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Whittier psychologist charged with bilking nearly $1 million from government

June 14, 2011 |  4:53 pm

A Whittier psychologist was arrested by federal agents Tuesday morning for allegedly bilking the government of nearly $1 million, including fees for treatment sessions that supposedly took place while he was out of the country.

Arnold P. Nerenberg, 69, co-founder of the Whittier-based World Legion of Power bodybuilding organization, was charged June 8 under a 15-count federal grand jury indictment of mail fraud.

Also charged with mail fraud and making false statements are two former postal workers, Lois L. Washington, 47, of Inglewood and Cetric T. Fletcher, 51, of Long Beach, according to officials with U.S. Immigration and Customs Enforcement, who investigated the case along with the U.S. Postal Service’s Office of Inspector General, the Office of Personnel Management and the Department of Labor.

Each mail fraud count carries a maximum penalty of 20 years in prison.

The indictment alleges that from June 2000 through April 2008, the defendants submitted fraudulent paperwork to obtain "compensation for psychological conditions that were never diagnosed and reimbursement for medical expenses that were never incurred," ICE officials said in a statement.

Investigators allege Nerenberg billed the government for treatment sessions with the defendants even though records indicate the psychologist was out of the area or out of the country when the appointments purportedly took place.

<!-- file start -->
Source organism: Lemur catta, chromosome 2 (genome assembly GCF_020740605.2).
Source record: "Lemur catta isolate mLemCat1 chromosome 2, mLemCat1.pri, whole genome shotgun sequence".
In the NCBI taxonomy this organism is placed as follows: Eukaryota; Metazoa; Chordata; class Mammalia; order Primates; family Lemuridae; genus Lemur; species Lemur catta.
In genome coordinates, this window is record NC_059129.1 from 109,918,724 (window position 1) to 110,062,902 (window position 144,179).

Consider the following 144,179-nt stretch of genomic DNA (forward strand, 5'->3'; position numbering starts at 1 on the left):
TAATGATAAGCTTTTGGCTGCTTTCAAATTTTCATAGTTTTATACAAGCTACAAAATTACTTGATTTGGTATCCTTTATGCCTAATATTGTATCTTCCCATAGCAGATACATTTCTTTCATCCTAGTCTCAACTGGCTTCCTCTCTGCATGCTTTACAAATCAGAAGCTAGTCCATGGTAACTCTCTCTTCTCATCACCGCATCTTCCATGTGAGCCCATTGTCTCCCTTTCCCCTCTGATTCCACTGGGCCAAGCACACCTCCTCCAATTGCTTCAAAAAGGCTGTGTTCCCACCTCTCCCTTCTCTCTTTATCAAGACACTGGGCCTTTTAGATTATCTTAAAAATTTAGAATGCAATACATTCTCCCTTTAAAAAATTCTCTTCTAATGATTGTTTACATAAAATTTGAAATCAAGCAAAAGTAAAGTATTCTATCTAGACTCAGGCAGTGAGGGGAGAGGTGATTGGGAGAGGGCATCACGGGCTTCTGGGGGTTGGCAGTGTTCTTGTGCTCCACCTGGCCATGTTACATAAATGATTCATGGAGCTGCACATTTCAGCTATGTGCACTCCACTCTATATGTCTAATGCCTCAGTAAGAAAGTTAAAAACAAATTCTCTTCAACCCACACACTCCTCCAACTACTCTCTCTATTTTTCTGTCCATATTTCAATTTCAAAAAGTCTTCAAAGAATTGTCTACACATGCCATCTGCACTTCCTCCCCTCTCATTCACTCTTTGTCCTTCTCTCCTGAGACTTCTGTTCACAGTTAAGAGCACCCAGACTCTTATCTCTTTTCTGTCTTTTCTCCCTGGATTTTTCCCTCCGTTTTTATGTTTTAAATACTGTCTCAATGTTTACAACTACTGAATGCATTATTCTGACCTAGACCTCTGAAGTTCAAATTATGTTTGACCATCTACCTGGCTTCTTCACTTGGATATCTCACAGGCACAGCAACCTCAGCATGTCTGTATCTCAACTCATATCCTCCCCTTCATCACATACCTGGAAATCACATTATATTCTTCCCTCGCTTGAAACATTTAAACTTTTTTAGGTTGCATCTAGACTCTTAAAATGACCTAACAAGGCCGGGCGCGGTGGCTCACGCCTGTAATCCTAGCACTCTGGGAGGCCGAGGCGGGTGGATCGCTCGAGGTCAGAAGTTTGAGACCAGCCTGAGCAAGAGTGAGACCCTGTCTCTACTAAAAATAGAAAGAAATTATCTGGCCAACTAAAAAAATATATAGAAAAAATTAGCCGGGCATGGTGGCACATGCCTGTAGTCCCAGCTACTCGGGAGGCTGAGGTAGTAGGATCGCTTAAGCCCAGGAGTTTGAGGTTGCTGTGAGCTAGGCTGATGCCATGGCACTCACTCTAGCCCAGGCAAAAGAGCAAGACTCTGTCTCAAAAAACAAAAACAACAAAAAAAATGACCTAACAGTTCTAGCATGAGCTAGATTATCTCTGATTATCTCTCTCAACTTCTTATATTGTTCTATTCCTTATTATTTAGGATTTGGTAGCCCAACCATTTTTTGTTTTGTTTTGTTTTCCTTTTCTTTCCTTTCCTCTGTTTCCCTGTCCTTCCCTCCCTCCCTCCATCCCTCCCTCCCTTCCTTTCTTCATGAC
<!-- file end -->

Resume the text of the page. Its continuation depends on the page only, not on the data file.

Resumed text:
Nerenberg allegedly helped an undercover agent posing as a postal worker "patient" secure disability pay from the Department of Labor based on his alleged fear of dogs.

In all, the U.S. Postal Service was billed nearly $1 million in bogus medical fees, receiving half that amount in payment. Fletcher allegedly pocketed more than $200,000 as a result of the scheme while Washington allegedly made more than $145,000.

Washington is accused of submitting fraudulent paperwork to the Department of Labor’s worker compensation program, claiming she was unemployed and had no income even though she had jobs as a loan officer, notary and real estate agent.

Both ex-postal employees also are accused of seeking reimbursement for travel to medical appointments that never took place, the indictment alleges.

“The workers’ compensation program benefits thousands of postal employees who have received legitimate on-the-job injuries," said U.S. Postal Service Inspector General David C. Williams. "But false claims by postal employees like these two, and by healthcare providers like Mr. Nerenberg, undermine the system.”

-- Andrew Blankstein (On Twitter @anblanx)